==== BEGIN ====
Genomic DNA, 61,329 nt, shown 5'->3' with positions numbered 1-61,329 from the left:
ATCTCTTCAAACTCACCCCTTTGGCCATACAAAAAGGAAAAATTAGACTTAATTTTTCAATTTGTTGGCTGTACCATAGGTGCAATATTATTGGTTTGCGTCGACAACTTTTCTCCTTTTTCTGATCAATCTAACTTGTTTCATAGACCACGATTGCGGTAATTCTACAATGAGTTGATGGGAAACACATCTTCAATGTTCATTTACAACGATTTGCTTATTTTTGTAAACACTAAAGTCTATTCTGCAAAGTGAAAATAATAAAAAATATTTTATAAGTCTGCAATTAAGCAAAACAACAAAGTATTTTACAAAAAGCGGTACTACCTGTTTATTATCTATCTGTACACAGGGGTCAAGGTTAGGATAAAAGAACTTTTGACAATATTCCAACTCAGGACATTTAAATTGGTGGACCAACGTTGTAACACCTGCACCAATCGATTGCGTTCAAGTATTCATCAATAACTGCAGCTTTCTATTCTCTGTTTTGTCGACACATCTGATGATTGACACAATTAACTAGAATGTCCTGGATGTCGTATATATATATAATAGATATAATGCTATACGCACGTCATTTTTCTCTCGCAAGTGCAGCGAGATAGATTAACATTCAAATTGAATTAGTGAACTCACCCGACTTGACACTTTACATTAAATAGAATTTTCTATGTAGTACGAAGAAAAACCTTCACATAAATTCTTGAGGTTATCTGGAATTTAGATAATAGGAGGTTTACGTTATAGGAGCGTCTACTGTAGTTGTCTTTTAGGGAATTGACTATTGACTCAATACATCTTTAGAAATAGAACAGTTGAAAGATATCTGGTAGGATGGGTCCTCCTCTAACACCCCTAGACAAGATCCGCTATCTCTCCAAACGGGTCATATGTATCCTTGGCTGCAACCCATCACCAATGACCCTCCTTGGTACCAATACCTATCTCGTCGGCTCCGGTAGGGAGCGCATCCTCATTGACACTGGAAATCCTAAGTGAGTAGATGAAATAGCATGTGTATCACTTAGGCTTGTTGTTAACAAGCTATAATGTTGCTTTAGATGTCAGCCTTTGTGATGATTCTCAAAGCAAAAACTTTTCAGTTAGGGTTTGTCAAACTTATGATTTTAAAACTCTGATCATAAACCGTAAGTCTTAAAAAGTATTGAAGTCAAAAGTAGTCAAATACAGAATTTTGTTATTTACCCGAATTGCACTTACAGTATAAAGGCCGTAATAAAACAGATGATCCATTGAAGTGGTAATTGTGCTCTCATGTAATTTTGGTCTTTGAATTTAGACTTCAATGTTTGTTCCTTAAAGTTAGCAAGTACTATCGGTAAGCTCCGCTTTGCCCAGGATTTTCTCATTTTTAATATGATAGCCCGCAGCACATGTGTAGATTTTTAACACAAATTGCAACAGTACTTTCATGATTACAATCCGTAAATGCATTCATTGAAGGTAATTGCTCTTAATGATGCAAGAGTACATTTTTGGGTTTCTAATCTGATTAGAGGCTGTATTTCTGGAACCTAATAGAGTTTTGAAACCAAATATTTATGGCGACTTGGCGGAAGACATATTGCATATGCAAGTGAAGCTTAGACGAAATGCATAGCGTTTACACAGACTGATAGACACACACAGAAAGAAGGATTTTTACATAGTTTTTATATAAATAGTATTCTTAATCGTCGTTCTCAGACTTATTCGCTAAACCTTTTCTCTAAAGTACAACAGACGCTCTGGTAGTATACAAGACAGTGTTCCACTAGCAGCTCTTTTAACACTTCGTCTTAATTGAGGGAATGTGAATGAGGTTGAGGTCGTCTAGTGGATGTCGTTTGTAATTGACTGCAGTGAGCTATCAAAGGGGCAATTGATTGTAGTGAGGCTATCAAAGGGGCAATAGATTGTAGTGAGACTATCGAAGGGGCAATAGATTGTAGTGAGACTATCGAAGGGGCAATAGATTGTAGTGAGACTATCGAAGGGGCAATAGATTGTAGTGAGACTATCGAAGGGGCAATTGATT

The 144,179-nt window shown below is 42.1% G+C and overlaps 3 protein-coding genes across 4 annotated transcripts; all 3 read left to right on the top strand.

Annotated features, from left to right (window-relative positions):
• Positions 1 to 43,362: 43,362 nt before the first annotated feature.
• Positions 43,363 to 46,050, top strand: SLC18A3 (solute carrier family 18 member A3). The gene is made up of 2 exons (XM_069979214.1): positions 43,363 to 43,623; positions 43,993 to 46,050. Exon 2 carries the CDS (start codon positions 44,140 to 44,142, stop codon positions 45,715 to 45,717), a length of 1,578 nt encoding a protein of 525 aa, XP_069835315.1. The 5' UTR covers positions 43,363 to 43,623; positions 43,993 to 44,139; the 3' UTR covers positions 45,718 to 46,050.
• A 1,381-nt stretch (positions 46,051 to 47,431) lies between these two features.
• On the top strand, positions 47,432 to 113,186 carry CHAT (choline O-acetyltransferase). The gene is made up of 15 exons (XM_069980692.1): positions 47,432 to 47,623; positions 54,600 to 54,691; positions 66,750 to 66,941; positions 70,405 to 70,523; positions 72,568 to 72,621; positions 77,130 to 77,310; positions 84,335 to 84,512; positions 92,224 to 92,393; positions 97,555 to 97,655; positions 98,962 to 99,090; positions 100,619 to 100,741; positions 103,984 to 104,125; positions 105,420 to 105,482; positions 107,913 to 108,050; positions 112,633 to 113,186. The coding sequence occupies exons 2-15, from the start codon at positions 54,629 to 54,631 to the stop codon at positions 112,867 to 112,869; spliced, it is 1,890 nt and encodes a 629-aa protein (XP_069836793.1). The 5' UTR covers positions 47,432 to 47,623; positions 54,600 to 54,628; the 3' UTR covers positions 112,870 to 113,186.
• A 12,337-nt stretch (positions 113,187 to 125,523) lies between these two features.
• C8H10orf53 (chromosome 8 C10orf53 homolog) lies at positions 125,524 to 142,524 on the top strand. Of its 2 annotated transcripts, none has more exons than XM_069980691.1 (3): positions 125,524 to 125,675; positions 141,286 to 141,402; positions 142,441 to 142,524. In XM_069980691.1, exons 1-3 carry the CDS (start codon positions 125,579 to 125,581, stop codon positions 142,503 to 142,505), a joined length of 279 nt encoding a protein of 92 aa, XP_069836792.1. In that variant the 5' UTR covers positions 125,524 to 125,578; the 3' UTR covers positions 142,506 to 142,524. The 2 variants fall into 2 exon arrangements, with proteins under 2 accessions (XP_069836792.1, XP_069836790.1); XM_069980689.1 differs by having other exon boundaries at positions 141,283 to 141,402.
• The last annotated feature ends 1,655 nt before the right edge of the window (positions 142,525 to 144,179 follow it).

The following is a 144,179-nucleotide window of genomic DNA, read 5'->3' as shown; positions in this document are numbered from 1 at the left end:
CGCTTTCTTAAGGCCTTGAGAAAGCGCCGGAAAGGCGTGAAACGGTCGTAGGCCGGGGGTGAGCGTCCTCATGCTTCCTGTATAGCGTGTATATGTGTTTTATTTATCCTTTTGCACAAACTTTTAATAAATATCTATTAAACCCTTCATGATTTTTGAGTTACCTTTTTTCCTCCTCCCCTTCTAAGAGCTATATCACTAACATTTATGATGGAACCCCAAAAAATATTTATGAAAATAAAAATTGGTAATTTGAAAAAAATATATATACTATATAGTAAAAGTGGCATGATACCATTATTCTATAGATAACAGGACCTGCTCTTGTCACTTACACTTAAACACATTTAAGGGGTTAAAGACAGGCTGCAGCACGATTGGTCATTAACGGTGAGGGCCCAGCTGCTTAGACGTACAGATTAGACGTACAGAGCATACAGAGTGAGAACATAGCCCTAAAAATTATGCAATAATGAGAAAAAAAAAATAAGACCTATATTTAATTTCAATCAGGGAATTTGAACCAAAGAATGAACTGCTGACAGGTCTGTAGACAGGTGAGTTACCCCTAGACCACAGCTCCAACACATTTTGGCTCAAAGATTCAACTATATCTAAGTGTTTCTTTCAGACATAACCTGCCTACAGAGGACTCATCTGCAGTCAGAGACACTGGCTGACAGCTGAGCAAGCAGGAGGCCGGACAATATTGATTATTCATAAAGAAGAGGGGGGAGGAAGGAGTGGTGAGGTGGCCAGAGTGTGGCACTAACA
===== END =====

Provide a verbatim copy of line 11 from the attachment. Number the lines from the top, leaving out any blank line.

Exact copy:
• The last annotated feature ends 1,655 nt before the right edge of the window (positions 142,525 to 144,179 follow it).